This makes the hydrogen nuclei oscillate like this:

 What happens to oscillators at a certain frequency?

At a certain frequency, the little magnets gain sufficient energy to flip over like this:

Then the radio frequency is turned off:

Immediately the little magnets flip back to where they were, and give off radio frequency energy:

The radiofrequency current is in pulses;  it NOT continuous.  This enables the receivers to pick up the waves emitted by the hydrogen nuclei.  The time taken for the hydrogen nuclei to flip back from the high to the low energy state is called the de-excitation relaxation time.  You will not be asked questions on this.

The receiver coil picks up the radio waves from the hydrogen nuclei:

The signals picked up by the receiver are not displayed like this CRO trace.  They are processed using powerful computers to give out an image that can be looked at by the doctors.  Here are some images from an MRI scan:

Often a fluid is injected to enhance the contrast to enable more detail to be seen in the pictures.  Normal and abnormal tissues respond slightly differently to the dyes, so different signals are given out.

If all the hydrogen nuclei in a particular area are made to resonate at the same time, the image could end up quite messy.  The way around this comes from the fact that the resonant frequency of the nuclei is linked to the magnetic field strength.  The higher the magnetic field strength, the higher the resonant frequency.  So we can adjust the magnetic field strength by have a flux density of 1.5 T in the area of interest, and reducing the magnetic field strength to 1.0 T in the adjacent areas.  The hydrogen nuclei will not resonate in the adjacent areas.  This enables pictures to be made of the body in the form of slices a few millimetres thick. The picture shows the idea:

Although the slices are normally perpendicular or transverse to the body, they can be at any angle the doctors want.  It's like slicing bread.  Usually bread is sliced at 90 degrees, but it doesn't have to be.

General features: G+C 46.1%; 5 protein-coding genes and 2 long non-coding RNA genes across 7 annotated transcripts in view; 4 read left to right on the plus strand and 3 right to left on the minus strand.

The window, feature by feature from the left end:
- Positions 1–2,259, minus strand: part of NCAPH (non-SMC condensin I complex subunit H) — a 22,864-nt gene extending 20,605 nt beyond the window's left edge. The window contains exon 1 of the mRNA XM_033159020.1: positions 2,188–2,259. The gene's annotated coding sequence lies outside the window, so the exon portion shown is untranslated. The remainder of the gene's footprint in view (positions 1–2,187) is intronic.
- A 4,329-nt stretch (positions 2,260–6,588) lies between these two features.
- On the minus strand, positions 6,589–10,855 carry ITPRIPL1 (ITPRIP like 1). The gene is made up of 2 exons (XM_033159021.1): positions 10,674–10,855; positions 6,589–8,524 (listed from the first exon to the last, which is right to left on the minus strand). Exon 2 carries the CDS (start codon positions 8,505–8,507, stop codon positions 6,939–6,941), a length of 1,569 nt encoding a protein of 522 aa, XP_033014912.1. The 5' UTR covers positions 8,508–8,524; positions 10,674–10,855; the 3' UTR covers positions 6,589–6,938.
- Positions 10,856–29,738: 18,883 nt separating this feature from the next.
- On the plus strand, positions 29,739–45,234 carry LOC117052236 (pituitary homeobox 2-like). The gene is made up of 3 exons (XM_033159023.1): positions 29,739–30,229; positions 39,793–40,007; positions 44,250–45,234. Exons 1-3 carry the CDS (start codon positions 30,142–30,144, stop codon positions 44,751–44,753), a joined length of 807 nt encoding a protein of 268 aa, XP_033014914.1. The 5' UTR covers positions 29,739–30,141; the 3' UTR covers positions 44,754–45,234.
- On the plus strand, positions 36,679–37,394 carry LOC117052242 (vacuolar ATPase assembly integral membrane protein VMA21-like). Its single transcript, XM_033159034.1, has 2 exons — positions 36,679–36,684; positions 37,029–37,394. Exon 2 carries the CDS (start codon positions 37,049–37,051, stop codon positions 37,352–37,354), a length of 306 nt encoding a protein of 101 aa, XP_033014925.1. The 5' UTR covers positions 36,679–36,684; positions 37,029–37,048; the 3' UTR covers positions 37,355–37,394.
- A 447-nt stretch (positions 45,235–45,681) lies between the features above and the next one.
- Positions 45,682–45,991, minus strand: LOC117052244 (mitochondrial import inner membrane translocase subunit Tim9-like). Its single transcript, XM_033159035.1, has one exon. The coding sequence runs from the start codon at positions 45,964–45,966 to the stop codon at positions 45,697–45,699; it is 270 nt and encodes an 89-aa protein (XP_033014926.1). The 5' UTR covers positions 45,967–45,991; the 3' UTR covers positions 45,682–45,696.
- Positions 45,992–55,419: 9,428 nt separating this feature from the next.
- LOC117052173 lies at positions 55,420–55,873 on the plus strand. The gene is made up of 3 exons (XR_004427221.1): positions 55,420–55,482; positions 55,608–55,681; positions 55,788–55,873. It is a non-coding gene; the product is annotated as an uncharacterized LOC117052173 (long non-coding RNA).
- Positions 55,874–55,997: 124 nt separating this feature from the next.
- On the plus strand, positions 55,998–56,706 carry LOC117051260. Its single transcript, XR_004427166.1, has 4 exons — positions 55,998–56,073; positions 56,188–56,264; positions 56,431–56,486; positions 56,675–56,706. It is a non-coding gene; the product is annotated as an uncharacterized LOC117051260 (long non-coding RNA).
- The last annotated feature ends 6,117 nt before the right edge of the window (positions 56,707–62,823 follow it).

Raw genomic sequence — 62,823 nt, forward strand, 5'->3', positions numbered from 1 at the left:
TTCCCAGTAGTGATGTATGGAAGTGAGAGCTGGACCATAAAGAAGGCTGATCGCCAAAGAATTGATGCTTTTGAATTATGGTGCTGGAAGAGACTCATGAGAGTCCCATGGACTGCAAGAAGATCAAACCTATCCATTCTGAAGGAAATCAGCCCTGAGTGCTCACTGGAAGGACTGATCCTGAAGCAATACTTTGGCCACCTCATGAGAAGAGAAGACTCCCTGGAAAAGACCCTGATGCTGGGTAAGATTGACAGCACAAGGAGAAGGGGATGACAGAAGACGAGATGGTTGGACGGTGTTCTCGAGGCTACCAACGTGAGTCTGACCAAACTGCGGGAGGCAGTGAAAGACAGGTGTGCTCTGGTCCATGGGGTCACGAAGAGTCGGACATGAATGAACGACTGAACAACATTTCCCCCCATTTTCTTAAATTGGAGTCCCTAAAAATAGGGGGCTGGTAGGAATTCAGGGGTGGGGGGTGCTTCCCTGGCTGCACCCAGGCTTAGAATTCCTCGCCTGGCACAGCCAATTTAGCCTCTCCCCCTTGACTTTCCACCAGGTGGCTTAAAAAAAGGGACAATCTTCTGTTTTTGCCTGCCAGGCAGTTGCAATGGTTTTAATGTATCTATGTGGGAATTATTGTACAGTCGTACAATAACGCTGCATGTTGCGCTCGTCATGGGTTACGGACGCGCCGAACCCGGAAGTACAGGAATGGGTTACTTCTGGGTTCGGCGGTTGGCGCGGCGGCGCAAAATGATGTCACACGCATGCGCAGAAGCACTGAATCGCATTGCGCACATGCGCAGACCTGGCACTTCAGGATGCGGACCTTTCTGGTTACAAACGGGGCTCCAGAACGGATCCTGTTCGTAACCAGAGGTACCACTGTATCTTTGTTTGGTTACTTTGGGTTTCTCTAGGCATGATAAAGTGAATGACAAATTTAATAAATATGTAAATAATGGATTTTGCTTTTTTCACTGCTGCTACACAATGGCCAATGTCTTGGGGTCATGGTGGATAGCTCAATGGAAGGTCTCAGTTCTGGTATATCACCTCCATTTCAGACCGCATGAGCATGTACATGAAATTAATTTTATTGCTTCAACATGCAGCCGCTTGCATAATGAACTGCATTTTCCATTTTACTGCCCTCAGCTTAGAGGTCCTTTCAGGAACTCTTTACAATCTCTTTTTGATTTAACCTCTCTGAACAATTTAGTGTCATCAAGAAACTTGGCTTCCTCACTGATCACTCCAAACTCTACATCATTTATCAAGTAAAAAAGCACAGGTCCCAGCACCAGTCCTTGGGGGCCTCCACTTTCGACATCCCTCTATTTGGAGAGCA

Here is a picture of a healthy 20-year-old man. The slice has been taken length-wise (or longitudinally):

Image from Cincinatti Children's Hospital

The data from the slices can be combined to make a three-dimensional image of a particular organ.

Image by Jccmoon, Wikimedia Commons

Benefits and Drawbacks

Benefits of MRI

• It is non-invasive.

• No ionising radiation is used.

• Very clear images are formed.

• Images can be obtained from any direction.

• Scans can cover large areas of the body.

• It is quite expensive.

• It can be a claustrophobic experience, and the machine is quite noisy in operation.

• It does not detect all cancers.

• Metal implants can be affected by the very strong magnetic fields.

• It cannot be used with obese (very fat) patients (as they may not fit into the space in the magnet).

When a patient is about to have an MRI scan, it is very important that metal objects are removed from the room.  This includes keys, jewellery, and watches.  Injuries have occurred when metal objects have been attracted to the very powerful magnet.  Other injuries have been caused by metal implants, for example screws used to treat bad leg fractures.  Also shrapnel embedded from injuries sustained on active service can do a lot of damage.

Burns can happen from rings on fingers, since the ring can act as a perfectly good secondary coil to the radiofrequency coil.  Therefore eddy currents are induced, which would lead to a marked heating effect in the ring.

Careful management of the procedure will minimise such risks.

The Larmor Frequency  (Welsh and Eduqas)

The Larmor Frequency (strictly speaking the Larmor Constant), named after Joseph Larmor (1857 - 1942), an Irish physicist, is used as a constant of proportionality in NMR.